July 2007

Brush Trucks Evolve Into Bigger, Safer Multi-Purpose Vehicles
By David A. Smith

The concept behind the traditional brush truck is relatively straightforward: It’s a rugged unit capable of getting people and equipment – and water – to places a larger engine can’t typically navigate.

For years a four-wheel-drive pickup, often outfitted with some type of small pump, an assortment of hand tools and even a couple of hundred gallons of water, fit the bill. In many ways and for many departments, it still does.

But it’s not the only option anymore. The brush truck has advanced beyond the standby Dodge Power Wagon or the also popular military “deuce-and-a-half” to units capable of doing a lot more.

Those who build the trucks say they’ve seen some trends in recent years:

  • The units are becoming more multi-purpose.
  • New features and designs have helped the units progress.
  • Bigger units are becoming more popular.
  • The units are safer.
  • Installation of CAFS and other foam capabilities are more common.
Just as firefighters are being asked to do more than just put out fires, the same can be said for their equipment. It is also being asked to do more. Today’s engines commonly carry an assortment of rescue, medical and other specialized gear, and yesterday’s standard brush truck is often being asked to do more than just head to the occasional brush fire.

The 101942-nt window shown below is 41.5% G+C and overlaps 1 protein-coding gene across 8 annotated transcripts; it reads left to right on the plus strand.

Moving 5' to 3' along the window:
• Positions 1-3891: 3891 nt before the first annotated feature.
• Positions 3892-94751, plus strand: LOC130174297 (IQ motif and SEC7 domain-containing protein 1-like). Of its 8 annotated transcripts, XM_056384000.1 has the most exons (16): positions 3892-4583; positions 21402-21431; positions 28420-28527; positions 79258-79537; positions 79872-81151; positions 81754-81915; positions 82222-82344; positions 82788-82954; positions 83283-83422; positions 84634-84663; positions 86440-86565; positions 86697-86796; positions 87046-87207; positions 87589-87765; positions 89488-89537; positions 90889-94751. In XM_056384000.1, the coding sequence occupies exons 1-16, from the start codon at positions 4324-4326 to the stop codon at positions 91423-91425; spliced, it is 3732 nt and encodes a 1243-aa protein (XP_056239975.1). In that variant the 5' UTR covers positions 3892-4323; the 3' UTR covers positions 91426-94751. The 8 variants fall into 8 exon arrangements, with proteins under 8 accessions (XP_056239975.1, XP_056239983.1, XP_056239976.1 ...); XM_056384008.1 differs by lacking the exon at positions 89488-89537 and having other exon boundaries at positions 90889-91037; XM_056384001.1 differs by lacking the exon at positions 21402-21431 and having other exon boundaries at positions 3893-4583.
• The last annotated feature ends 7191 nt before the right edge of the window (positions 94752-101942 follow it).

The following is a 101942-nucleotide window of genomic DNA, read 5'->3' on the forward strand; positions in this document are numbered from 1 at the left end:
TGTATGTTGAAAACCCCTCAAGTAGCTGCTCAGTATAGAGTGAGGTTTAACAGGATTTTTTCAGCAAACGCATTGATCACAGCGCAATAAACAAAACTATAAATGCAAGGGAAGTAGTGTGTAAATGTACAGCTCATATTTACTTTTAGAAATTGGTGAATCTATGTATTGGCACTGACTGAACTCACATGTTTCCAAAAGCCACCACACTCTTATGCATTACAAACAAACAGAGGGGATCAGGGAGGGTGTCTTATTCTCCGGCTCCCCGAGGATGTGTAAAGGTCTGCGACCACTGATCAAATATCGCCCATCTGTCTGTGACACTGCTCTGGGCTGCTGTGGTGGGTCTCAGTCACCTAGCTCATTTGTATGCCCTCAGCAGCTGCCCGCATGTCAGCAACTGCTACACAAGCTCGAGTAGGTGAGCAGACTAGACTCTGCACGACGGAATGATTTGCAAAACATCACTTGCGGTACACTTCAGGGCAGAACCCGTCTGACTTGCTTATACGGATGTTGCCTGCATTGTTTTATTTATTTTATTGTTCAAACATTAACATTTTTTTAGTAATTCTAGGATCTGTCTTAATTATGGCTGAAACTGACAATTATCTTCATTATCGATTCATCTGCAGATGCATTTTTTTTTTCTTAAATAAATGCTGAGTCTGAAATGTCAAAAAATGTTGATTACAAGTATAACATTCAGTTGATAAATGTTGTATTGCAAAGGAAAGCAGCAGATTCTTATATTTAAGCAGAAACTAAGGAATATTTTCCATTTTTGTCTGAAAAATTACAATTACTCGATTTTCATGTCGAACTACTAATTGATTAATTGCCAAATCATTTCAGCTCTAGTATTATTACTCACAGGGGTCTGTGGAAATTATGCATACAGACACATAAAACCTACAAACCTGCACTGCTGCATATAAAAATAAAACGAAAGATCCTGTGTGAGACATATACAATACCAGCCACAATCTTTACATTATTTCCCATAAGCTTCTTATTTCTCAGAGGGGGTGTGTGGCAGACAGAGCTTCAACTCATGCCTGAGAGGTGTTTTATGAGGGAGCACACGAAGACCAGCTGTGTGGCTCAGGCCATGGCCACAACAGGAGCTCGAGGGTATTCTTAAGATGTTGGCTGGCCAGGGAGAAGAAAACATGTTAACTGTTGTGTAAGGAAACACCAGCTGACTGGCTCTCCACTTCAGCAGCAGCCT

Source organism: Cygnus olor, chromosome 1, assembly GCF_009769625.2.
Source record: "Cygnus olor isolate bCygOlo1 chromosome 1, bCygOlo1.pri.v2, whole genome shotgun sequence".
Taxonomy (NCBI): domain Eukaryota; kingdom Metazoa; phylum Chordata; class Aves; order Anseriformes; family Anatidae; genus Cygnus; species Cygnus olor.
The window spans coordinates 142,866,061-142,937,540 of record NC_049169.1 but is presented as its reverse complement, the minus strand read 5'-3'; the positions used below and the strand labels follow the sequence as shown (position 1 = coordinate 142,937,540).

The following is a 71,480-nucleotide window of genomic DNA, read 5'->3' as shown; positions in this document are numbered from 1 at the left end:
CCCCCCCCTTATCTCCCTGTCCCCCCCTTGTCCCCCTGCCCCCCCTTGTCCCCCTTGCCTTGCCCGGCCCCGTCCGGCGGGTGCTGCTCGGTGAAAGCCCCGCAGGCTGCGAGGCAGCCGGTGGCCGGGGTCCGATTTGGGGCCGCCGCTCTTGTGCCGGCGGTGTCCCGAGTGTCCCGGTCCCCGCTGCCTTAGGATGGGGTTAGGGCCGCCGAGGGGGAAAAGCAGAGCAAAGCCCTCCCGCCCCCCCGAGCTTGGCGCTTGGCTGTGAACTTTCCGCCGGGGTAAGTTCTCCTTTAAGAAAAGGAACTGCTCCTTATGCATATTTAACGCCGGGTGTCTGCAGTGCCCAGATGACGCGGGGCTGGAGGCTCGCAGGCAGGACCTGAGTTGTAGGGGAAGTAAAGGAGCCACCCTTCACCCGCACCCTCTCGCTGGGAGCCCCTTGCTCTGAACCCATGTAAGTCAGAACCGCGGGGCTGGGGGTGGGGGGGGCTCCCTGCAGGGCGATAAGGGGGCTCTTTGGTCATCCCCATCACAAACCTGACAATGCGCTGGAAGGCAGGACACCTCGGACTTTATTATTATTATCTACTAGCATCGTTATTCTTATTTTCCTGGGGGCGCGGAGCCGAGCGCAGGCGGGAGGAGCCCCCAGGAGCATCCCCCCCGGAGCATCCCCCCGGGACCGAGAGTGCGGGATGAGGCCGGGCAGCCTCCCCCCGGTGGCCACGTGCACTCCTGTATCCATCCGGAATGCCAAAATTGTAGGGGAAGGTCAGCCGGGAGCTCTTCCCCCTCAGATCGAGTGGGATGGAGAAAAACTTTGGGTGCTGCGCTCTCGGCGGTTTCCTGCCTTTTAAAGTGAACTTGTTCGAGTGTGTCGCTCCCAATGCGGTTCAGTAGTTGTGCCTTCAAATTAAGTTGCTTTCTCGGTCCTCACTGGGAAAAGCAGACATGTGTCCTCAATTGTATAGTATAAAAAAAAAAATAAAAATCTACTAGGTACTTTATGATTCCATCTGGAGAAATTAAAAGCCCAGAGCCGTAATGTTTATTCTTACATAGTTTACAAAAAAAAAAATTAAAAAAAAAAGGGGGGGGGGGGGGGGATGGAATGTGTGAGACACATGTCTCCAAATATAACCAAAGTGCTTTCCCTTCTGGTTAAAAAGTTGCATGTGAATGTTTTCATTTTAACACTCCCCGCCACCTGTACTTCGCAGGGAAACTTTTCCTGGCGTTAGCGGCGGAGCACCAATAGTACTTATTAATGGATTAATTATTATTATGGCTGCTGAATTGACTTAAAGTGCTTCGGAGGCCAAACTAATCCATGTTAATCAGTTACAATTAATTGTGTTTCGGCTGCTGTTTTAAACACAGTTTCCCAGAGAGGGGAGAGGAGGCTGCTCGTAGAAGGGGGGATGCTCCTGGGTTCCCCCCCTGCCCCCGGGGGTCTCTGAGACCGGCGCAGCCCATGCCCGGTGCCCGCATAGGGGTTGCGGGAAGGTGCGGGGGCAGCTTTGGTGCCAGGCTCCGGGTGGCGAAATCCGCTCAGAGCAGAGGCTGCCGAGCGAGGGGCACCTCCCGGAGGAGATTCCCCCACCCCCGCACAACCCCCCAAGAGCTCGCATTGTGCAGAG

David Horton, product manager at Long Island-based Firematic, agrees. Firematic is a dealer for Pierce, Hurst and MSA products, but since 2001 its Firematic Mfg. Corp. has made its own brush/rapid-attack unit, The B.R.A.T.

He said departments are running Firematic’s B.R.A.T. to medical calls, car wrecks, and Dumpster fires, in addition to brush fires. “It’s nice to have that multi-purpose truck,” he said.

Builders are adding a variety of features that have extended the units’ capabilities beyond those of the basic brush truck.

Firematic’s B.R.A.T. features large, single tires on the rear axle, instead of the traditional dual tires, to provide for better access, Horton said. The truck also features several modular components – such as its extended front bumper, aluminum brush bars, roll bars and cages – that can be replaced should they get damaged.

The truck, Horton explained, evolved from the traditional Long Island “Brush Breaker,” a heavy-duty military truck.

“We had several customers who wanted something smaller,” he said. “They wanted to get in tighter places, but still have the protection.”

Bigger units, built on larger chassis, are also becoming more common, according to those in the industry, particularly because of the vehicles are being used more frequently for multiple purposes.

The bigger trucks have also become safer as designs and capabilities have improved. For example, today’s units are better able to carry all of the necessary equipment on them.

Firematic’s Horton points out that it wasn’t safe to put too much on the older pickup-type brush trucks. “Really, any time you put an amount of water over 200 gallons, they’re overloaded,” he said. “They’re just not meant to carry that much weight.”

As the use of foam has become more commonplace in the fire service, those capabilities have also been added to brush and wildland units, which can stretch the water they carry.

For some, a unit built on a traditional pickup truck platform may work just fine. Others, however, may want a larger vehicle, and still others may want or need more of a multi-purpose unit.

Firematic Supply Co.’s B.R.A.T. has 19-inch single rear wheel and Michelin tire combinations. The single rear wheel configuration helps eliminate blowouts due to branches getting stuck between dual tires. (Firematic Photo)